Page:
Authorities say the five people who were killed and a girl who survived a Colorado rock slide were members of the same family.
Chaffee County Undersheriff John Spezze said Tuesday the family was from Buena Vista, Colo. Their names and ages haven't been released.
A deputy said Gracie Johnson, the 13-year-old survivor, told him her father shielded her with his body as the rocks roared down, according to ABC Denver.
The Monday morning slide sent 100-ton boulders onto a viewing area to see Agnes Vaille falls in Chalk Creek Canyon below Mount Princeton, a 14,197-foot peak.
Authorities now say the five hikers killed were all from Johnson's family. She suffered a broken leg and other injuries and was flown to a Denver hospital.
"I heard a scream next to me — I saw a hand sticking out underneath the boulder," Chaffee County Deputy Nick Tolsma said on Good Morning America. "The true hero is her dad. She said her dad jumped on her to protect her at the last moment when the rocks were coming down. I think he saved her life."
Witnesses said some of the boulders were the size of cars.
Rescuers had to wait until Tuesday afternoon to remove the bodies of the five who were killed, said Chaffee County department spokeswoman Monica Broaddus.
The recovery was called off Monday evening because rocks continued to shift when the coroner counted the fatalities, Broaddus said.
Four of the bodies can were recoverable using hand tools, but special equipment was needed to dislodge a huge boulder and retrieve the fifth body, said David Noltensmeyer of the North End Search and Rescue team.
Initially it was not known if the victims were from a single group.
A female hiker who heard the slide ran down the trail and called for help, said Chaffee County Undersheriff John Spezze.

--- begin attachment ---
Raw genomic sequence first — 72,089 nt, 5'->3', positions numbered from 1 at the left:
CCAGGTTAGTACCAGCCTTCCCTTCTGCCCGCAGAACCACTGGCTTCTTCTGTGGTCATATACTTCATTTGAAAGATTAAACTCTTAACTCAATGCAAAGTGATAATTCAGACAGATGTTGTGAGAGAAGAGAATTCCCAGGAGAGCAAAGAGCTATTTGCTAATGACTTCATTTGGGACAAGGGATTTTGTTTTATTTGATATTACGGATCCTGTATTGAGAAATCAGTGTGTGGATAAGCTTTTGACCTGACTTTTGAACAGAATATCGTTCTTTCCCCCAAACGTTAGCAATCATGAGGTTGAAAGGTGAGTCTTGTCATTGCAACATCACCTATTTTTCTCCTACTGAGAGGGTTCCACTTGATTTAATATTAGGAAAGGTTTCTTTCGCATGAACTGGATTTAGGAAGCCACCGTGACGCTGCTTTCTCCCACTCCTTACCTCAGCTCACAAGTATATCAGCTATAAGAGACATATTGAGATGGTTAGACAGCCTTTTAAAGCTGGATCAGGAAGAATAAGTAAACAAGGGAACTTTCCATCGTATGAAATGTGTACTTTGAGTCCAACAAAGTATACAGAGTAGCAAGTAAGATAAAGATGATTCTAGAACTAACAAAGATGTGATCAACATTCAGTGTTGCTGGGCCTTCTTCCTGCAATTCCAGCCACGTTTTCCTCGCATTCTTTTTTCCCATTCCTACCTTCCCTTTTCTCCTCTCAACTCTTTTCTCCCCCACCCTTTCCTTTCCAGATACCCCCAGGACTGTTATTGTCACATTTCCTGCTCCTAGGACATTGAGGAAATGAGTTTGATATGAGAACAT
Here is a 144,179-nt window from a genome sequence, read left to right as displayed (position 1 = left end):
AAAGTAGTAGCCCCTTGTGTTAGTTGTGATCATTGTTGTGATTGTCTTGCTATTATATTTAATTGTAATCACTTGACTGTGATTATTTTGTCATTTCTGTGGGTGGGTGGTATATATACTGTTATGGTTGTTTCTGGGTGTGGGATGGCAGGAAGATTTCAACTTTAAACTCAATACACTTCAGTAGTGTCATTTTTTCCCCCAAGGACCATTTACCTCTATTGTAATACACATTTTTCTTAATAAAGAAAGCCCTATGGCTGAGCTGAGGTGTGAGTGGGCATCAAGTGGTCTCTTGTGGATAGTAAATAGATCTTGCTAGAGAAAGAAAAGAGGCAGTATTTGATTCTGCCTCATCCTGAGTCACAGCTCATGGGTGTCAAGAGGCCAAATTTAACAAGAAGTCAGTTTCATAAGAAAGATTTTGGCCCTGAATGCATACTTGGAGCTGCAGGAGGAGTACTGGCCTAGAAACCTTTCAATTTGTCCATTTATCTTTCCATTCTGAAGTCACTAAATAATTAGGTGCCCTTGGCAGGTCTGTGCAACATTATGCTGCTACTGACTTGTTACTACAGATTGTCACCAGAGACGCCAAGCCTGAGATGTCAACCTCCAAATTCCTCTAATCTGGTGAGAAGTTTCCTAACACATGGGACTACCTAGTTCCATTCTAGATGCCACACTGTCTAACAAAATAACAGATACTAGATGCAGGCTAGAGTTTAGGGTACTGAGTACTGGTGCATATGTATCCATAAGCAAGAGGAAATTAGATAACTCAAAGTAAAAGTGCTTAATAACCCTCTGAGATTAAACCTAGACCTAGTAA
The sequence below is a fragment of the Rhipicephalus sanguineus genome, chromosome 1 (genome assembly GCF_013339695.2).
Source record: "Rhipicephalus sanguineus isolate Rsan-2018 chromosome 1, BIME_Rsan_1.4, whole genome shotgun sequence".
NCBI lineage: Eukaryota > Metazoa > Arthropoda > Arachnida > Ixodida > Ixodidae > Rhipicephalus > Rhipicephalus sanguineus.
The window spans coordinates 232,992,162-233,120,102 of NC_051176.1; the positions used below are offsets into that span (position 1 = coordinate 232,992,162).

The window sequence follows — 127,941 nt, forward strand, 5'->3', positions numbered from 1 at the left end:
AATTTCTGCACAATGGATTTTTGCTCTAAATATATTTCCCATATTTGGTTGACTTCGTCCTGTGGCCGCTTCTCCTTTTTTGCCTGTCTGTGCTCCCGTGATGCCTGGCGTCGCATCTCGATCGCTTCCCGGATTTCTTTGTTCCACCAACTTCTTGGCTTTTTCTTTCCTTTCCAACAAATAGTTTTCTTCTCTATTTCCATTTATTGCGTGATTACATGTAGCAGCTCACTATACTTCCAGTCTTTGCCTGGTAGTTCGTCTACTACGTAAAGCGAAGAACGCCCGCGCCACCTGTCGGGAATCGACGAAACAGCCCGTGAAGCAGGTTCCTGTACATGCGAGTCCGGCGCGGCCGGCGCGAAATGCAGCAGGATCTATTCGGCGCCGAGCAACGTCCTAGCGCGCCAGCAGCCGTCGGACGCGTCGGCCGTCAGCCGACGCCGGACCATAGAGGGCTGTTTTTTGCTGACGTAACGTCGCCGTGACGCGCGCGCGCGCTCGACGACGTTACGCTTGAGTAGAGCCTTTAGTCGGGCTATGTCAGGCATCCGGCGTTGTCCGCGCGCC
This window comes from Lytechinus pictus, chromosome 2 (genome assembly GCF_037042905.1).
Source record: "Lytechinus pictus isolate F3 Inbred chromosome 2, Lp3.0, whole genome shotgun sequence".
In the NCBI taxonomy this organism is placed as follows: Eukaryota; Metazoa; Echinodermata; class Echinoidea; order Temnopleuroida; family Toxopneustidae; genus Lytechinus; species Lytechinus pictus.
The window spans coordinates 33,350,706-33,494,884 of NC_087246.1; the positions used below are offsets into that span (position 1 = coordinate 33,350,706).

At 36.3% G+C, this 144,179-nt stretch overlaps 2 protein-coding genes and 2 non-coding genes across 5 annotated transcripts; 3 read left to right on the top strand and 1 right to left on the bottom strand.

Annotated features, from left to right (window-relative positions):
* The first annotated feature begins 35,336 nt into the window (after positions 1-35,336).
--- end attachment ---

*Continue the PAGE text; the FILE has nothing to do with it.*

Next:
The area had a rainy summer and a recent snowfall, said Chaffee County Undersheriff John Spezze. It was too soon to know whether the weather prompted the slide, which left a football-field-sized gash in the mountainside, he said.
"It was totally unexpected. It caught everybody by surprise," Spezze said.
The trail is one of the first hikes recommended to people new to the area and is also popular with tourists, said Margaret Dean, a regular hiker who has hiked the trail with her 7-year-old grandson.
Dean, a copy assistant at The Mountain Mail newspaper in Salida, said the trail is easily accessible and provides a view of the falls and the Chalk Creek Valley in the Collegiate Peaks, which contains many mountains over 14,000-feet tall.
Agnes Vaille, the waterfall's namesake, was a Denver mountaineer who died in 1925 while attempting a difficult winter climb of Longs Peak, elevation 14,259 feet.
The U.S. Forest Service maintains the trail. Spezze said officials have asked the Forest Service for a permanent closure.
The Forest Service says the trail got medium to heavy usage. The trailhead lies across from Chalk Lake campground and is near the St. Elmo ghost town, a popular stop for tourists in Colorado's central mountains.
The Associated Press contributed to this report.